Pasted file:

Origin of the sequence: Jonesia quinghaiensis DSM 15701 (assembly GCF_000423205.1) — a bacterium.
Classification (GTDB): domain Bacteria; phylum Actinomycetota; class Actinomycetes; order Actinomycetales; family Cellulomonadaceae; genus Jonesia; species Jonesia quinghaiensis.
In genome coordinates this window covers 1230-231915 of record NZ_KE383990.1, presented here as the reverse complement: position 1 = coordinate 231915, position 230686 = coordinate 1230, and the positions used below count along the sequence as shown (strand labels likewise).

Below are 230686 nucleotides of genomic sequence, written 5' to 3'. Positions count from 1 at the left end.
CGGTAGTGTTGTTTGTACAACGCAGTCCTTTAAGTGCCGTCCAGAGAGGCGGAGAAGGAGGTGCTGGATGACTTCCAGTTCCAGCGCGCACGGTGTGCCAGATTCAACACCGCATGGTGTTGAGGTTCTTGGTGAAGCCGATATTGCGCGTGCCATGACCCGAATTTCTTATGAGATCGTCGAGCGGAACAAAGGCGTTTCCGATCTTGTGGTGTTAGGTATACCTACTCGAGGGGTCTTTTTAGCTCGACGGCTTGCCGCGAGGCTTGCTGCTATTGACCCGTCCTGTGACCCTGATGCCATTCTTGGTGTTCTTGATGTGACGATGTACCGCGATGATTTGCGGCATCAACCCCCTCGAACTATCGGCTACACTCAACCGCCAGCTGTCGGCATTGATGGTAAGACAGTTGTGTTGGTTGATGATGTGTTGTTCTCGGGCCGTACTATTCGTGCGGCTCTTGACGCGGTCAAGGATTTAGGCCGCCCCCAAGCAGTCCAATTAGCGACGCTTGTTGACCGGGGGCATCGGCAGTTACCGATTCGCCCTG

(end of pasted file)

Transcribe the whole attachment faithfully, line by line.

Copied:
Origin of the sequence: Jonesia quinghaiensis DSM 15701 (assembly GCF_000423205.1) — a bacterium.
Classification (GTDB): domain Bacteria; phylum Actinomycetota; class Actinomycetes; order Actinomycetales; family Cellulomonadaceae; genus Jonesia; species Jonesia quinghaiensis.
In genome coordinates this window covers 1230-231915 of record NZ_KE383990.1, presented here as the reverse complement: position 1 = coordinate 231915, position 230686 = coordinate 1230, and the positions used below count along the sequence as shown (strand labels likewise).

Below are 230686 nucleotides of genomic sequence, written 5' to 3'. Positions count from 1 at the left end.
CGGTAGTGTTGTTTGTACAACGCAGTCCTTTAAGTGCCGTCCAGAGAGGCGGAGAAGGAGGTGCTGGATGACTTCCAGTTCCAGCGCGCACGGTGTGCCAGATTCAACACCGCATGGTGTTGAGGTTCTTGGTGAAGCCGATATTGCGCGTGCCATGACCCGAATTTCTTATGAGATCGTCGAGCGGAACAAAGGCGTTTCCGATCTTGTGGTGTTAGGTATACCTACTCGAGGGGTCTTTTTAGCTCGACGGCTTGCCGCGAGGCTTGCTGCTATTGACCCGTCCTGTGACCCTGATGCCATTCTTGGTGTTCTTGATGTGACGATGTACCGCGATGATTTGCGGCATCAACCCCCTCGAACTATCGGCTACACTCAACCGCCAGCTGTCGGCATTGATGGTAAGACAGTTGTGTTGGTTGATGATGTGTTGTTCTCGGGCCGTACTATTCGTGCGGCTCTTGACGCGGTCAAGGATTTAGGCCGCCCCCAAGCAGTCCAATTAGCGACGCTTGTTGACCGGGGGCATCGGCAGTTACCGATTCGCCCTG